Personally, I fall in the earnest local spender group—I do my best to patronize farmers’ markets, local restaurants, and independent businesses. I’m not perfect, however, and the occasional trip to Home Depot, ground beef from Kroger, and oil change at Wal-Mart is part of my life. Do I feel guilty about it? Sure. Should I feel guilty about it? Probably not.
Let’s do a case study—which option is better: buying organic produce trucked in from California at a chain grocery store or buying conventional produce at my locally-owned supermarket? I can keep my dollars in the community, keep my neighbors employed, and also support a system that relies heavily on industrial chemicals to grow my food, or I can choose produce that has not had as negative an impact on the environment yet left a large carbon footprint in getting to my dinner table.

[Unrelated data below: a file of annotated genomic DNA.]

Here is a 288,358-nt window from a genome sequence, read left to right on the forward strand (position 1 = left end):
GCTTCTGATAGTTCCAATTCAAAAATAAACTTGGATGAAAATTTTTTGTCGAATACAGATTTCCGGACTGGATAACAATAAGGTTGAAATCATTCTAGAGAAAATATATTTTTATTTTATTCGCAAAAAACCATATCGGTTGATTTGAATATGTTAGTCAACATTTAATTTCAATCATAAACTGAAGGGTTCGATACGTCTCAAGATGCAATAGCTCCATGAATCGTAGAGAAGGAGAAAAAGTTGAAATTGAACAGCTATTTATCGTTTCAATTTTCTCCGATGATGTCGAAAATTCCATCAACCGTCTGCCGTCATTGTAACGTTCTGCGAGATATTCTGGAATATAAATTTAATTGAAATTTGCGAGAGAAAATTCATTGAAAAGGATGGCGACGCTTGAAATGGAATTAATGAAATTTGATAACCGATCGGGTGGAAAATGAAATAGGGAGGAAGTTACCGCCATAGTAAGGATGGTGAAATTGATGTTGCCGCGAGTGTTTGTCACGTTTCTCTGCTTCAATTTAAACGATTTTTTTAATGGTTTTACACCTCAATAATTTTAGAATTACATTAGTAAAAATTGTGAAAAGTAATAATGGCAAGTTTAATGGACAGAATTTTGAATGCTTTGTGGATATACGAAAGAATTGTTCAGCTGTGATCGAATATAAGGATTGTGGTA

The simple fact of the matter is that we live in an increasingly global society, a trend that is about as likely to reverse as Sarah Palin is to become a vegetarian. Who are we to deny communities in emerging markets the opportunity to sell their wares across the globe and improve their standard of living? Those handmade baskets from Ghana you purchased, the ones from a rural cooperative? They were still flown here on a plane. Does that mean you shouldn’t have bought them? That those women don’t deserve access to American consumers?
Bringing the focus back to food, I’d also like to pose the fact that just because something is grown here in North Carolina does not mean that it is sustainable. Smithfield pork—need I say more? Tobacco, poultry, peaches—all local commodities that traditionally involve high off-farm inputs. On the other hand, that pound of coffee you purchased at your local co-op probably helped support rural communities across Latin America and Africa, was most-likely organic and shade-grown, and very likely had little negative impact on its environment. Unfortunately, it had to be flown here.